The song "White Christmas" went on to become one of the biggest selling singles of all time.

Female winners[edit]

Dorothy Fields was the first female songwriter to win the Best Original Song Oscar. She wrote the lyrics for the 1936 winner "The Way You Look Tonight" (music by Jerome Kern) sung by Fred Astaire in the film Swing Time. It was thirty-two years before a second woman was honored, Marilyn Bergman, who co-wrote with husband Alan the lyrics for "Windmills of Your Mind" (music Michel Legrand) from The Thomas Crown Affair in 1968. Alan & Marilyn Bergman also wrote the lyrics of 1973 winner "The Way We Were" (music Marvin Hamlisch) from the film of the same name (and the lyrics for the film musical Yentl, which won the Oscar in a different category, Best Original Song Score, in 1983).

Female winners since then:

Foreign-language song winners[edit]

See also[edit]

References[edit]

  1. ^ Susan Sacket, "1941: 'The Last Time I Saw Paris'", Hollywood Sings!, Billboard Books, New York, 1995, pp. 42–43.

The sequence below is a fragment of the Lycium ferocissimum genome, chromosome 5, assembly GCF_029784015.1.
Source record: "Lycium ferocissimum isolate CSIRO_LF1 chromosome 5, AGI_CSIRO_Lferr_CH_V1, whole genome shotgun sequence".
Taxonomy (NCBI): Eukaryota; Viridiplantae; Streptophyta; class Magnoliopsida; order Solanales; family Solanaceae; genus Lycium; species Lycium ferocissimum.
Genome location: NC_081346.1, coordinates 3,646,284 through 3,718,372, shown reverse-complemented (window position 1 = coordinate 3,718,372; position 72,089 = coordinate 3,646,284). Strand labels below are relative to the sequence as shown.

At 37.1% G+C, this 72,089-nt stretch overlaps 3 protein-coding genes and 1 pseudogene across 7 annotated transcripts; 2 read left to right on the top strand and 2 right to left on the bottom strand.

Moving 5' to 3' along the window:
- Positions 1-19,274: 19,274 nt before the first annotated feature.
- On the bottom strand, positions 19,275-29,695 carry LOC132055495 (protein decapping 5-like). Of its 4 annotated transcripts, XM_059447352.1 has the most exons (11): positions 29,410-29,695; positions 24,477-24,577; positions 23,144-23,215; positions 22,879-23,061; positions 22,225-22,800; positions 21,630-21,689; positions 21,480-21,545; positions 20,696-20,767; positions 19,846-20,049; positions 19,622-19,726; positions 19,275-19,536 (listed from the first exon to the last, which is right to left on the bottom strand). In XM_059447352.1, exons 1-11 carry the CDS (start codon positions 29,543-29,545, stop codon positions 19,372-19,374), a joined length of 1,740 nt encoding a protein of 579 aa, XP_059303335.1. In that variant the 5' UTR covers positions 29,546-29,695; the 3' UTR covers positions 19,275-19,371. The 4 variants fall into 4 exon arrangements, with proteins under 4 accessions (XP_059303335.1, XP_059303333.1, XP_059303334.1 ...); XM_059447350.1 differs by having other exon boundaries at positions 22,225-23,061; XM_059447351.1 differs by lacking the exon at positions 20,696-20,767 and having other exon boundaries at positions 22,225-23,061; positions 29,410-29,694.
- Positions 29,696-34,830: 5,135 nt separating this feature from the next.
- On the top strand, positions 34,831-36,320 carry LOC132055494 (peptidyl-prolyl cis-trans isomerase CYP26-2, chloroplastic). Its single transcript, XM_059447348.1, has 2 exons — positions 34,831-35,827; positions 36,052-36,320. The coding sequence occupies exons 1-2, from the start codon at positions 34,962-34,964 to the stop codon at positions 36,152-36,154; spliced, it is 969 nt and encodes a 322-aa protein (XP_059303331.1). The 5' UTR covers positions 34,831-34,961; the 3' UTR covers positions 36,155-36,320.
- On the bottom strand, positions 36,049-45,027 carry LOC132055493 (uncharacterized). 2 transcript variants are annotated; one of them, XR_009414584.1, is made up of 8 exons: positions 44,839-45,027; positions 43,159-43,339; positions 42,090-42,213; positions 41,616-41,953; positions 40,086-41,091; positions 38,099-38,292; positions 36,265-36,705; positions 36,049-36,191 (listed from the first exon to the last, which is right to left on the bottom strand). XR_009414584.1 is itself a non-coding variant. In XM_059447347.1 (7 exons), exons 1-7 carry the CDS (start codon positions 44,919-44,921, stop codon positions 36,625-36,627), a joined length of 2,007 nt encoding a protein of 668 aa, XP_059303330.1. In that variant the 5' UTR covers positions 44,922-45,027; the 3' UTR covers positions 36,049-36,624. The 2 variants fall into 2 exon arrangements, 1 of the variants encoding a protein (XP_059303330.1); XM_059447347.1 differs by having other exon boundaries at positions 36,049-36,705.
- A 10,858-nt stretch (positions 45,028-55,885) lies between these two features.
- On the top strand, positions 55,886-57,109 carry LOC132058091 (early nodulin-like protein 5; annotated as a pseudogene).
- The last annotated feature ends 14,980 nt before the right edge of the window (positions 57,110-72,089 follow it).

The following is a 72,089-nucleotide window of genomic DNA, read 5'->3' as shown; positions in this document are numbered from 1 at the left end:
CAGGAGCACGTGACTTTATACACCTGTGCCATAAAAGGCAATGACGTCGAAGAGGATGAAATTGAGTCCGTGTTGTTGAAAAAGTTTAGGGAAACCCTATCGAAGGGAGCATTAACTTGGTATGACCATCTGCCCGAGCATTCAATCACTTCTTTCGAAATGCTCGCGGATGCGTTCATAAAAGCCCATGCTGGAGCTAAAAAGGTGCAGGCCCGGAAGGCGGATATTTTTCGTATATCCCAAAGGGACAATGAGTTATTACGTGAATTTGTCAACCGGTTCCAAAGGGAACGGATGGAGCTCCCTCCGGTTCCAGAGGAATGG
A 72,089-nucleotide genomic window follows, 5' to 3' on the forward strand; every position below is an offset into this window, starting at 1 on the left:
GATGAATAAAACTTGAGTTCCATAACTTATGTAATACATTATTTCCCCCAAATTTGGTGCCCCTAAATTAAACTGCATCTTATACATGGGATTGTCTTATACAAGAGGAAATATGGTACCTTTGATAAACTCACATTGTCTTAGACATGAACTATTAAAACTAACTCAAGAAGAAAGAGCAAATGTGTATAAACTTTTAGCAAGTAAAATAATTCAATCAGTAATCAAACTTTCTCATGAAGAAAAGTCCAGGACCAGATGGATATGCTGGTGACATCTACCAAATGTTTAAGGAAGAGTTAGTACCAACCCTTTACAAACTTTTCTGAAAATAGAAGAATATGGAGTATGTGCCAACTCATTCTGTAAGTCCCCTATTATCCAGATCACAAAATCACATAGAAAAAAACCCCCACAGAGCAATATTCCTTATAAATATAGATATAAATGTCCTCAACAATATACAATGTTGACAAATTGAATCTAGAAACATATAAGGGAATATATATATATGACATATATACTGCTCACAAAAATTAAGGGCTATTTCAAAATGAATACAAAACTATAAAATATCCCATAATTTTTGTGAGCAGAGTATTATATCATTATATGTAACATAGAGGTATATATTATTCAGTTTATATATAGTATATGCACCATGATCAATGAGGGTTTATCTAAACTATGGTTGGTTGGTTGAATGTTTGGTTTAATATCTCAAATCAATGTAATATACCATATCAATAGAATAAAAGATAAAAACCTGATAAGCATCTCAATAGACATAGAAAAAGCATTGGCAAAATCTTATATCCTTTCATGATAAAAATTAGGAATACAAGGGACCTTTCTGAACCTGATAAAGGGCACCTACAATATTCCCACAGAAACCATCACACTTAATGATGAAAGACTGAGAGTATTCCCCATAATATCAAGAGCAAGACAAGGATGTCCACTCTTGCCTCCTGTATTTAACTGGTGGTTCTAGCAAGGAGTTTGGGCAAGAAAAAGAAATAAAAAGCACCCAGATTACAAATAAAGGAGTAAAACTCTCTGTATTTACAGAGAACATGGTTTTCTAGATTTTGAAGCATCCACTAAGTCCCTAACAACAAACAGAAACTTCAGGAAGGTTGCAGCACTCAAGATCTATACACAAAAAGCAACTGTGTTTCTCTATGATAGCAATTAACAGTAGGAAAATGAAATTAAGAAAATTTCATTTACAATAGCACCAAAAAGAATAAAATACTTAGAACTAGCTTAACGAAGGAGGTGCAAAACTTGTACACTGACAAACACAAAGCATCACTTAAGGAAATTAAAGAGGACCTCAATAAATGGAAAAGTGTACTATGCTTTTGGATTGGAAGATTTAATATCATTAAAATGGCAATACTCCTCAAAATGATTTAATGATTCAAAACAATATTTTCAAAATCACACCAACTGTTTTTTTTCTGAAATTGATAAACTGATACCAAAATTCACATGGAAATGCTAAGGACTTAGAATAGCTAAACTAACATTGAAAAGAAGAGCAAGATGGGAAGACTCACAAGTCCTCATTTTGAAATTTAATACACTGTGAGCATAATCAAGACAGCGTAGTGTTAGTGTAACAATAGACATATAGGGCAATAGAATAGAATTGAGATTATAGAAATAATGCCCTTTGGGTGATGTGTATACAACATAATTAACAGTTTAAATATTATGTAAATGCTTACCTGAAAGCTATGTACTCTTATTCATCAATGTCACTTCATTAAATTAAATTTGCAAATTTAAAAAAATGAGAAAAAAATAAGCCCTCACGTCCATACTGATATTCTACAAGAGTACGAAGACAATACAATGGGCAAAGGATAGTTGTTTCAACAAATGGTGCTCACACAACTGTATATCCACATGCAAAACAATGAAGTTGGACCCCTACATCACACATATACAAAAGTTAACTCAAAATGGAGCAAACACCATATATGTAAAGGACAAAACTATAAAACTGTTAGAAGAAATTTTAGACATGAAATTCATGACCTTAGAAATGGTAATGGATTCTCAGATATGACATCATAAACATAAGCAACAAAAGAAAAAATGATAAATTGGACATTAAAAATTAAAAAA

2. ^ a b Rule Fifteen: Special Rules for the Music Awards | Rules for the 86th Academy Awards | Academy of Motion Picture Arts and Sciences
  3. ^ ""Once" Again, a Legit Nominee". The New York Times. 2008-01-29. 
  4. ^ Sacket, "Preface", p. xvii.
  5. ^ BBC2012Noms. "Oscars 2012: Nominees in full". BBC News. BBC. Retrieved 24 January 2012. 
  6. ^ [1]
  7. ^ 2011 Academy Awards rules (PDF)
  8. ^ Academy press release
  9. ^ "Oscar Show Participants Revealed" (Press release). Academy of Motion Picture Arts and Sciences. 2008-02-14. Archived from the original on 18 February 2008. Retrieved 2008-02-15. 
  10. ^ Bronson, Fred (2003). The Billboard Book of Number 1 Hits (5th ed.). New York: Billboard Books. p. 586. ISBN 0-8230-7677-6. Retrieved 2009-02-20. 
  11. ^ UPI.com (2009-02-14). "Gabriel cancels Oscar night performance". United Press International Inc. Archived from the original on 15 February 2009. Retrieved 2009-02-22. 
  12. ^ Oscar nominee Brett McKenzie in Billboard Magazine
  13. ^ Feinberg, Scott (January 29, 2014), "Academy Disqualifies Oscar-Nominated Song 'Alone Yet Not Alone'", The Hollywood Reporter